Here I've tried to distill some of the elements which have been present in all great ballparks of the past. This is just the starting point for the discussion.
The question is: What makes for a great baseball place?
1. The park must respect the game.
This means that every seat must face the infield. The surface must be real grass. Sunshine must be able to get to the field and the stands on a sunny day. Rain must be kept out so games can always be played (yes, I think that a retractable roof, properly executed, can respect the game). The park must be genuinely designed for baseball and not generically for multiple uses (though it might be used for other things, baseball must come first). Arbitrary, made-up quirks (flag poles, embankments, baggies, manual scoreboards) are unwelcome. Genuine quirks -- based on the size or shape of the site or history -- are welcome. The park must never interfere with the action (speakers, roof, et. al.). Out-of-town scoreboards must be complete and current. Visible displays of league membership and standings must be prominent. Pitch speed and real-time stats on current hitter and pitcher must be always visible.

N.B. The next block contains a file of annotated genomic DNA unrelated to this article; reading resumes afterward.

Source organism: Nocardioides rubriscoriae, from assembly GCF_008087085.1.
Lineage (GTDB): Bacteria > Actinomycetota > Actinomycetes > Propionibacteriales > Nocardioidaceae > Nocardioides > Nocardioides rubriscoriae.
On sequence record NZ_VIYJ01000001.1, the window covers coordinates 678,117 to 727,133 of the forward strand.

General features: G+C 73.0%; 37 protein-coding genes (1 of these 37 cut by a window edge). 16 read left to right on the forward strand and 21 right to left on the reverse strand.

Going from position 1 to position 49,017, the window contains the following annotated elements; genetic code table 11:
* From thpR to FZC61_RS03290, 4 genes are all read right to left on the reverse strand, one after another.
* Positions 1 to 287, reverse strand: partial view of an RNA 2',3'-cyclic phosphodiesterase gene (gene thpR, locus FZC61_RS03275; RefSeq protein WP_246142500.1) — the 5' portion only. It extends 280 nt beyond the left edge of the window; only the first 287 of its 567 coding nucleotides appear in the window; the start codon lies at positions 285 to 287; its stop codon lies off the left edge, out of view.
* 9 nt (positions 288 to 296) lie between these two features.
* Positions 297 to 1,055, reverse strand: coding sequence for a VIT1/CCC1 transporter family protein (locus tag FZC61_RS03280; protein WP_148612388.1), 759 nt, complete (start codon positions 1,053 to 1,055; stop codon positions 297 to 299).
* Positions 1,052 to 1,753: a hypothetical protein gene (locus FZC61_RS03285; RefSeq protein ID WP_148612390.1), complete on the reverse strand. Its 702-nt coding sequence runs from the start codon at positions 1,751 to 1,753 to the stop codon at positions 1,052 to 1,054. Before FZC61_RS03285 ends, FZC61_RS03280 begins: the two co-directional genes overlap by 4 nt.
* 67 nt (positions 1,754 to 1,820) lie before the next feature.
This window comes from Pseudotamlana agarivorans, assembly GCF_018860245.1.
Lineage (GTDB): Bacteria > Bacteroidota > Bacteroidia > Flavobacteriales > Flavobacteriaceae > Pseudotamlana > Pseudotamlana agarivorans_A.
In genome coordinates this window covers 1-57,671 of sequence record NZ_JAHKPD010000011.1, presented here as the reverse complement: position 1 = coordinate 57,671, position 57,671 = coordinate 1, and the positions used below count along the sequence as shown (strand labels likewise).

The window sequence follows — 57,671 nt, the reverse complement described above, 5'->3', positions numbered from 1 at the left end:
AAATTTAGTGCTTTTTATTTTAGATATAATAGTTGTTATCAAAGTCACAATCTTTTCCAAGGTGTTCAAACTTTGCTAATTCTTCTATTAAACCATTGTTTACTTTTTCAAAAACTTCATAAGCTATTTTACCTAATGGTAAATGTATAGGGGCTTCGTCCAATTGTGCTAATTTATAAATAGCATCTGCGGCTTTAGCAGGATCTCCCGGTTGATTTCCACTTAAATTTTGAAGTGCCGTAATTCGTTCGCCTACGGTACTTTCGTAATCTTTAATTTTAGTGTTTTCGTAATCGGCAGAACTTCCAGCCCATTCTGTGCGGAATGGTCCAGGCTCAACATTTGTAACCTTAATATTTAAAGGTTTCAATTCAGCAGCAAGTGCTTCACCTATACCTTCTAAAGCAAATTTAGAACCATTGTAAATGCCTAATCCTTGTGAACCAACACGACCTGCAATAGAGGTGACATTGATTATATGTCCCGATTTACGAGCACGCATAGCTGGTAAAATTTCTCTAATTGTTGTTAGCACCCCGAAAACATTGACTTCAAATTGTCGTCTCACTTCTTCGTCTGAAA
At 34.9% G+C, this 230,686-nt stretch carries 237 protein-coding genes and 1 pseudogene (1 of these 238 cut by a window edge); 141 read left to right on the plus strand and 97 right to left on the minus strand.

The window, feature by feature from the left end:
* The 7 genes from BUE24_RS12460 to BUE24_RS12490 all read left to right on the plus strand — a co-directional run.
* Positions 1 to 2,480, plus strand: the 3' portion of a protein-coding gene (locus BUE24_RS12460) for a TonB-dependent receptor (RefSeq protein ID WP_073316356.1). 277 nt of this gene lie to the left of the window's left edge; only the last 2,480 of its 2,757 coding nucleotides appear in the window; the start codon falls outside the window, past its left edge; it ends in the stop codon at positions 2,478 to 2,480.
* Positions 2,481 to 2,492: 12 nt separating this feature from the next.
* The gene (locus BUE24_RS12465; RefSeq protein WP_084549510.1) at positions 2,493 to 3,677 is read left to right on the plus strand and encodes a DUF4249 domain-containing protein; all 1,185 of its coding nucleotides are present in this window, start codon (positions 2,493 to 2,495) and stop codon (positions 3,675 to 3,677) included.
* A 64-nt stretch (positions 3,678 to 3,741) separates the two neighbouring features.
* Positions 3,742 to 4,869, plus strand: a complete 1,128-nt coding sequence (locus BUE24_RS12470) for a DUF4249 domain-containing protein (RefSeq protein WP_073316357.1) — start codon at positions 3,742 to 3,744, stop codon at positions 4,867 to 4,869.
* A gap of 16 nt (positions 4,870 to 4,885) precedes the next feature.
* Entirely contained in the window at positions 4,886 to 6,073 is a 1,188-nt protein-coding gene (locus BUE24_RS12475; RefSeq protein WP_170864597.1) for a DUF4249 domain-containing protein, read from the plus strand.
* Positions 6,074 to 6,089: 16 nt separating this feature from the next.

The Metrodome's greatest failing is that it does not respect the game. It's a (marginal) football stadium into which a baseball diamond has been shoe-horned. Its roof and turf add an arbitrary level of difficulty for visiting players. Its speakers reach out and deflect playable balls. Otherwise impressive homeruns land in folded up seating areas or bounce back onto the field. The Metrodome actively disrespects the game.
2. The park must respect the fans.
This means that things like aisles and restrooms must be plentiful (with twice as many women's restrooms than men's). Seats must be comfortable and face the action. Access and parking must be convenient. Entrances and exits must be convenient and efficient. The majority of the seating must be in foul territory. Cheap outfield seats must be available, though there should be no upper deck seating in the outfield. Luxury amenities must not intrude on the everyday fan. Seats must be tight with the action. Scoreboards must be easy to figure out and plentiful. Advertising must not dominate. Fans must be able to have access to the players for autographs. Sound must be audible but unobtrusive. Sections of the grandstand must have a roof to provide shady areas for those who wish to seek them out. Any retractable roof must completely disappear when it is not needed.